Ruffian carried her off and away from her problems.
The words began to flow quickly, as they did about Ruffian's weaning
from her mother, Shenanigans, during early autumn in Paris at Claiborne
Farm. Of the foals, Lifshin says, "I had to imagine their fear,
stamping their feet, trucks coming to take them away."
Hinges creak on the gate.
Someone is coming too
early. Something is
unlatching the every
day, the warmth of her
And Ruffian, the foal, is taken away with four other fillies who
will soon forget their mothers as weanlings do. But for the first
Terrified and disoriented,
they had new clean hay
and food and water
but no mothers. The
new stalls too empty.
The fillies squealed.
Blue haze, a day of a
little death they will
survive before the others
What is it, we ask Lifshin, that so captivates people about Ruffian's
story? Young people who weren't alive when Ruffian died in 1975
are among those hungry for Ruffian stories.
"I came across a quote, and now I can't remember who wrote
it," Lifshin says as she considers the question. She wishes
she could place her hands on this errant piece of wisdom, for she
believes it contains the essence of the Ruffian mystique:
"You look in a horse for what you're looking for in yourself,"
she says while trying to remember the quote. It went something like
Ruffian's dark, mysterious beauty; her apparent invincibility;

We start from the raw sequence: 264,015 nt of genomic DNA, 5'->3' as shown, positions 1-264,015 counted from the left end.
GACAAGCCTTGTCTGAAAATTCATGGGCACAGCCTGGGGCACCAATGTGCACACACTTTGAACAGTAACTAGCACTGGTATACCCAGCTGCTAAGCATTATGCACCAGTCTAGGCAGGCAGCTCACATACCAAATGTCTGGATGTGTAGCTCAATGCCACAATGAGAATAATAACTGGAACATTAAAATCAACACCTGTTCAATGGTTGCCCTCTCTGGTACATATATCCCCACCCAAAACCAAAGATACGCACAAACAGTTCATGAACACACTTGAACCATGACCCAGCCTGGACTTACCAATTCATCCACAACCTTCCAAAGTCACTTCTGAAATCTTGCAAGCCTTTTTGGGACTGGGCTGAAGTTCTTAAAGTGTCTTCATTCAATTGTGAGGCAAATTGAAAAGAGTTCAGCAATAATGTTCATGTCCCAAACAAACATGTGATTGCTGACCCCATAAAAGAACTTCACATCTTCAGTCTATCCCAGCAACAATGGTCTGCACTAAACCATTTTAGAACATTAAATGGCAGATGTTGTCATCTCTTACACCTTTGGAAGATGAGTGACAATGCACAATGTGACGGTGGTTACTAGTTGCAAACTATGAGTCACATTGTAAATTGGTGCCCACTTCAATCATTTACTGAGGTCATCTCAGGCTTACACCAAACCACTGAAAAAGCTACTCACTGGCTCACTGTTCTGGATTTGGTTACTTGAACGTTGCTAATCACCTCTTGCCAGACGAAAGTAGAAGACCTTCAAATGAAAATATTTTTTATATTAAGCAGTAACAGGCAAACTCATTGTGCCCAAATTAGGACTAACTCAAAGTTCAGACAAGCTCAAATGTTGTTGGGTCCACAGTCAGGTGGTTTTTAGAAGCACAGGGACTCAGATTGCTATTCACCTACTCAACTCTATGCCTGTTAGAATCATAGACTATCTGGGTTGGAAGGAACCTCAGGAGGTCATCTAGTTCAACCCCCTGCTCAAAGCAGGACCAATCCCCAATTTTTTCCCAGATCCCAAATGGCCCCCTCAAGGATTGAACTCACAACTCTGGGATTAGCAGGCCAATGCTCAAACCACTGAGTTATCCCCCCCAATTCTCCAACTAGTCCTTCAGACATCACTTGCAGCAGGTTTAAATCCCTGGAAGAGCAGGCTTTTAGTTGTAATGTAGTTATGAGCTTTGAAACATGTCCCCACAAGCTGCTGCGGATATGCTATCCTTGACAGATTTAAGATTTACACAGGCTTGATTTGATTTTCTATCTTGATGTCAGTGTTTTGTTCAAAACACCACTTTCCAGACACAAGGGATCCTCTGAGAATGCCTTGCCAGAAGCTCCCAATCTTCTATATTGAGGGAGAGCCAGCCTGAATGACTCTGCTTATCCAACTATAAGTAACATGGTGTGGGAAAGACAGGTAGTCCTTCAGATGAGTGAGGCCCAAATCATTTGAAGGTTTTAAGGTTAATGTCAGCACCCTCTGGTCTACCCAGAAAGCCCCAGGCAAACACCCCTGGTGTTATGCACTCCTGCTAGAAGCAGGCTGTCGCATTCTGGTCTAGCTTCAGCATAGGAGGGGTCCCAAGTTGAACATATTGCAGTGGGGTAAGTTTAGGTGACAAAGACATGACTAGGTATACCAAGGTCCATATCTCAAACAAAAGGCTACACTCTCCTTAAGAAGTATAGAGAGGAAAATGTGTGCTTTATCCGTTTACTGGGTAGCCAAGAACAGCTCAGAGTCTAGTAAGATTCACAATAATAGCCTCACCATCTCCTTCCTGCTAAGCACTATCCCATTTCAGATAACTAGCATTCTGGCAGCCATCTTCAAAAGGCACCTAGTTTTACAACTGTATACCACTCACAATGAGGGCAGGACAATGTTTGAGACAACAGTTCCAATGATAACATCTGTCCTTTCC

and most of all her refusal to quit characterized her appeal.
She was born a big, black, long-legged foal, sired by Reviewer.
She went to race for the Stuart Janney Jr. family, in the barn of
trainer Frank Whiteley, winning her first race by 15 lengths. She
never lost a race until the final one. For a year, she had seemed
Sometimes it seemed
she wasn't running,
never came back
winded. Those long
legs seemed too
long for a real horse.
Someone said it
was as if she hung
there and the ground
rushed under her
She was champion 2-year-old filly of 1974. The following year when
she was to race Foolish Pleasure, the coming contest captivated
the sporting world.
Then came Ruffian running on her broken leg, scrambling in the
recovery room and rebreaking the leg after surgery. Ruffian who
would not quit, even when it meant her death.
That was her real story. And what made her real. The match race
brought out her character as though she were a fated heroine in
a tragic play:
It was as if she had
wings and then
the wings turned to
wax, were melting.
There was a hush
Many of those who watched the race, at Belmont Park or on television,
can still recall her final, flying steps in the first quarter-mile,
far across the infield from the grandstand. And then jockey Jacinto
Vasquez trying to pull her up. But too late:
There was nothing left
to do but cover her remains
with the blankets ...
... I think of Ruffian's
trainer, pale and his wife
holding a bouquet of roses,
the blankets draped over his
arm. When I think how
they couldn't save her
from herself, I think of
him, chalk faced with
her on the ambulance, in
the barn, the hospital and
now here, just standing
holding her blankets